Male entrepreneurs are twice as likely as female entrepreneurs to raise a capital upwards of $100,000 – according to an infographic released by StartupNation. The same infographic also reveals that, although, women-owned businesses make up for 39% of the workforce, women only account for 8% of employment and 4% of revenue. There are many other gruelling statistics that will reveal gender bias and the grim state of gender-based inequality in the workplace. In this piece, we’re going to look at how gender bias in the workplace affects women in fundraising.
The apparent bias
It can’t be stressed enough how gender bias in the workplace translates even more so harshly in the world of entrepreneurship. The challenges faced by women entrepreneurs, purely because of their gender, has driven women to work from home rather than step out and run a business, with 68% of women entrepreneurs working from home. In addition to this, women entrepreneurs also quoted it to be twice as difficult as men to find a proper support system.
This lack of a proper support system motivates female employees to find a “second job” where their main and primary focus should be on their startup venture. A major obstacle faced by women entrepreneurs is the problem of cash flow, with 73% of women business owners troubled by these issues. This bias extends a lot further down the lot with over 48% of female entrepreneurs quoting lack of availability of a proper guide, mentor, or a helping hand with their business.
The real-life scenario
Dana Kanze, who studies gender biases in startups for a living, has a very insightful theory on why there is a gap in fundraising for women business owners. She calls it the promotion and prevention focus theory. This theory of Dana’s is based upon a theory in social psychology called ‘regulatory focus’ developed by Professor Tory Higgins. Dana came across this theory while studying startups at Columbia Business School.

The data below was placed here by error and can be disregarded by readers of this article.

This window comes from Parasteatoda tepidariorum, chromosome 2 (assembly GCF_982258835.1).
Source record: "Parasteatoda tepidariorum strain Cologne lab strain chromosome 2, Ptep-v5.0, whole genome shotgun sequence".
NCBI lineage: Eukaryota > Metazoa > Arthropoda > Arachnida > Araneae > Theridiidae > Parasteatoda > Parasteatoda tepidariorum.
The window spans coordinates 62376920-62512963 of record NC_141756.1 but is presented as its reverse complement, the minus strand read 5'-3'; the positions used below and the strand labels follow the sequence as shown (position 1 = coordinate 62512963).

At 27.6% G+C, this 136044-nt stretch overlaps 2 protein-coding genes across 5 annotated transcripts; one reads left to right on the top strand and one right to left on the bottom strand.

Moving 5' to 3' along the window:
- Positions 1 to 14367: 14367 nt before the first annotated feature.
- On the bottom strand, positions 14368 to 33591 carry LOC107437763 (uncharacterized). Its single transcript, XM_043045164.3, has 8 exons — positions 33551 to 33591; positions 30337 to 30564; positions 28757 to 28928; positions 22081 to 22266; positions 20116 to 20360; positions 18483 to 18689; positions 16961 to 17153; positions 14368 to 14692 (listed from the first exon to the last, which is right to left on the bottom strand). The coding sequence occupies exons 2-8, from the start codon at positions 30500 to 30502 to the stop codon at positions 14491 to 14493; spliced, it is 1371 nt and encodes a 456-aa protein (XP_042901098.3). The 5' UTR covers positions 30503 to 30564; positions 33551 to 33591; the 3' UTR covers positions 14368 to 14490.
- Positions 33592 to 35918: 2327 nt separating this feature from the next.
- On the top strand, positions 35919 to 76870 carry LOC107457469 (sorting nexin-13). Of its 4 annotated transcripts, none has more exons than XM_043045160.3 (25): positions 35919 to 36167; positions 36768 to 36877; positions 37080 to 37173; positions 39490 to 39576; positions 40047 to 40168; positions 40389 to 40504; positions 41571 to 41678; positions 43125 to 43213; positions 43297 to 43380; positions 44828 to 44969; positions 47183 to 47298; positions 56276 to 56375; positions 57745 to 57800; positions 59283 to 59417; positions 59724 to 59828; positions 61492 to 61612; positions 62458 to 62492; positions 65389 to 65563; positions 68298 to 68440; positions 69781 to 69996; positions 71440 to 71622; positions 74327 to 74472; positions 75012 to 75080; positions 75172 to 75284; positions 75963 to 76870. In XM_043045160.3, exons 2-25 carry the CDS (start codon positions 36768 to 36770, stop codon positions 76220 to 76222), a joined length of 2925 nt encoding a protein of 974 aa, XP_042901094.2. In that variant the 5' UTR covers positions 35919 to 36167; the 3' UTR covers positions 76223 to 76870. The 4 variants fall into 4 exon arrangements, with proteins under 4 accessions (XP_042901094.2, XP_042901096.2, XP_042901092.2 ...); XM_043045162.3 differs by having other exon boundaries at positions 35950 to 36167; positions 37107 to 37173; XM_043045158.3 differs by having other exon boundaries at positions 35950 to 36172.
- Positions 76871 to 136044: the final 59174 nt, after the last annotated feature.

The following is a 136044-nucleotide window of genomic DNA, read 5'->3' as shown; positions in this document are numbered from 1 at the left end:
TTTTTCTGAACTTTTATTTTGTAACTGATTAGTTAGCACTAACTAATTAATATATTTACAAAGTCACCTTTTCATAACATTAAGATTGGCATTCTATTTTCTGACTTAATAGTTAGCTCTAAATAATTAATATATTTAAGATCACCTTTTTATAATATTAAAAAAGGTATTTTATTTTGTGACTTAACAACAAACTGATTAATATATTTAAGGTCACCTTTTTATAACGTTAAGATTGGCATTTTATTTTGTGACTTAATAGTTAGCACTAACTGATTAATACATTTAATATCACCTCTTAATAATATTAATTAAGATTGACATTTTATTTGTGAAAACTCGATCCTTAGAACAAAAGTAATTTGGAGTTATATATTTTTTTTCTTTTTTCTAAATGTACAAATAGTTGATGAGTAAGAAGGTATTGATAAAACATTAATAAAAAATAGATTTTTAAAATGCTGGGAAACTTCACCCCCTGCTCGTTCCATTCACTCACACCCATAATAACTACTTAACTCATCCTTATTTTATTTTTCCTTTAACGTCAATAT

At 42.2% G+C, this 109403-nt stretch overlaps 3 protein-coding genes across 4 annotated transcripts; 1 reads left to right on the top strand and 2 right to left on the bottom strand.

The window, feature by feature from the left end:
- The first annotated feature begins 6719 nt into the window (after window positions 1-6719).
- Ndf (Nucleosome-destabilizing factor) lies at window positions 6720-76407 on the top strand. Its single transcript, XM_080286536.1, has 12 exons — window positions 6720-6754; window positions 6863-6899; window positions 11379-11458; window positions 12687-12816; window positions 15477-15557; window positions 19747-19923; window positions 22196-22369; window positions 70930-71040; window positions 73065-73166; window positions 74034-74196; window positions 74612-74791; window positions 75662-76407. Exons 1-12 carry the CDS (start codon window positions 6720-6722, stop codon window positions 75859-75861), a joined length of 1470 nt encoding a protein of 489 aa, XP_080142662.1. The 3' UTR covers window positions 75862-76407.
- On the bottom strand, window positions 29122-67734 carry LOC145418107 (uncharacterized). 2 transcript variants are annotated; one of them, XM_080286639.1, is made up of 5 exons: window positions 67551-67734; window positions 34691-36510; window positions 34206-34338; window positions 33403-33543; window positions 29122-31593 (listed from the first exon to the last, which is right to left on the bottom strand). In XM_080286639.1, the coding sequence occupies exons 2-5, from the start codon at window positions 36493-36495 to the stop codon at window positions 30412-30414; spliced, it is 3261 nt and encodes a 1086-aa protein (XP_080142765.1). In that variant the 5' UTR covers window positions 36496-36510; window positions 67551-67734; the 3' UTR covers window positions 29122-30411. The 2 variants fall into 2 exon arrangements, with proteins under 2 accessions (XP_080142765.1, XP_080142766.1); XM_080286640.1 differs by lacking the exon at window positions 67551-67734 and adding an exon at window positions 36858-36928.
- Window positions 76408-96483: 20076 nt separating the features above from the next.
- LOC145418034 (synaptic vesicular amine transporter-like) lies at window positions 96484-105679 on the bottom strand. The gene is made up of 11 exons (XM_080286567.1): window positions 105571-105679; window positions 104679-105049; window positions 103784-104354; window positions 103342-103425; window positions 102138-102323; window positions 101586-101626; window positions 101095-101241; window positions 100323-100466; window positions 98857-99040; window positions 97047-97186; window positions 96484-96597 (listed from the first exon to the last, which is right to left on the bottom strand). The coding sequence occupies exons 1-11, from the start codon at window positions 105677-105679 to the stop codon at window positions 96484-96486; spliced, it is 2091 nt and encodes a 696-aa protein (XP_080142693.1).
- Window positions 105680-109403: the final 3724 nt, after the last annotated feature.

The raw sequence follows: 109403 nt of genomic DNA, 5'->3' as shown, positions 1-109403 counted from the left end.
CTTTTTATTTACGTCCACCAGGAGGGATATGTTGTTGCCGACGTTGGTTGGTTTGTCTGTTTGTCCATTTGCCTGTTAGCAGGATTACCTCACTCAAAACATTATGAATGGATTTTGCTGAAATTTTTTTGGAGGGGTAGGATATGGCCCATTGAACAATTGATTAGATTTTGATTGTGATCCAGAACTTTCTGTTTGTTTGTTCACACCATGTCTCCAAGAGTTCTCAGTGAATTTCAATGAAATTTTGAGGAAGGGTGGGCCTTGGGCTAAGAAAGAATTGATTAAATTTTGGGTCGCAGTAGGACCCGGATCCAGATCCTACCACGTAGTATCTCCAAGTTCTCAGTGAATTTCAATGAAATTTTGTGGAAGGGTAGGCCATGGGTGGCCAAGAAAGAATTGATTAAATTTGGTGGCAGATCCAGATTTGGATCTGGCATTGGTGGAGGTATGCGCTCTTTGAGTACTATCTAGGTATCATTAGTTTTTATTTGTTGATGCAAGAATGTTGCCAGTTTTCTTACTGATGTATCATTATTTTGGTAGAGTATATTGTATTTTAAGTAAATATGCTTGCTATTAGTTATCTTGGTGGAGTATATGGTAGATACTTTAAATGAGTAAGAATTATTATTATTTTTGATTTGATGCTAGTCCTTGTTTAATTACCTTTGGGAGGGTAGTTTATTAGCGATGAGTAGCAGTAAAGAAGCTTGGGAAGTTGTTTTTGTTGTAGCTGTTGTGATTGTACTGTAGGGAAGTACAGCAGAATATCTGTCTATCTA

According to Dana,
“A promotion focus is concerned with gains and emphasizes hopes, accomplishments and advancement needs, while a prevention focus is concerned with losses and emphasizes safety, responsibility and security needs. Since the best-case scenario for a prevention focus is to simply maintain the status quo, this has us treading water just to stay afloat, while a promotion focus instead has us swimming in the right direction. It’s just a matter of how far we can advance.”
Dana says that the great divide between the funds acquired by men and women for their business is entirely, because of women being treated with a prevention focus while the men are treated with a promotion focus approach by interested investors. Speaking from a personal experience of raising funds for startup funding for 5 years, Dana experienced a stark contrast in the kind of questions she was asked with respect to her male co-founder.
“I was getting asked a very different set of questions than my male co-founder. I got asked just about everything that could go wrong with the venture to induce investor losses, while my male co-founder was asked about our venture’s home run potential to maximize investor gains, essentially everything that could go right with the venture. He got asked how many new customers we were going to bring on, while I got asked how we were going to hang on to the ones we already had. ” This perplexed Dana a lot, she dug a lot of research material in her social psychology teachings. Digging into this research Dana finally realized that this was the regulatory focus effect in play here.
Extending an olive branch
Dana is a progressive woman and although this gender bias agitates her, studying these biases is a part of her ongoing PhD pursuit and she extends an olive branch in order to resolve this issue. She says “So to my investors out there, I would offer that you have an opportunity here to approach Q&A sessions more even-handedly, not just so that you could do the right thing, but so businesswoman!at you can improve the quality of your decision making. By flashing the same light on every start-up’s potential for gains and losses, you enable all deserving start-ups to shine and you maximize returns in the process.”
So to all the start investors out there, watch out and be unbiased, it’s the rise of the female businesswoman!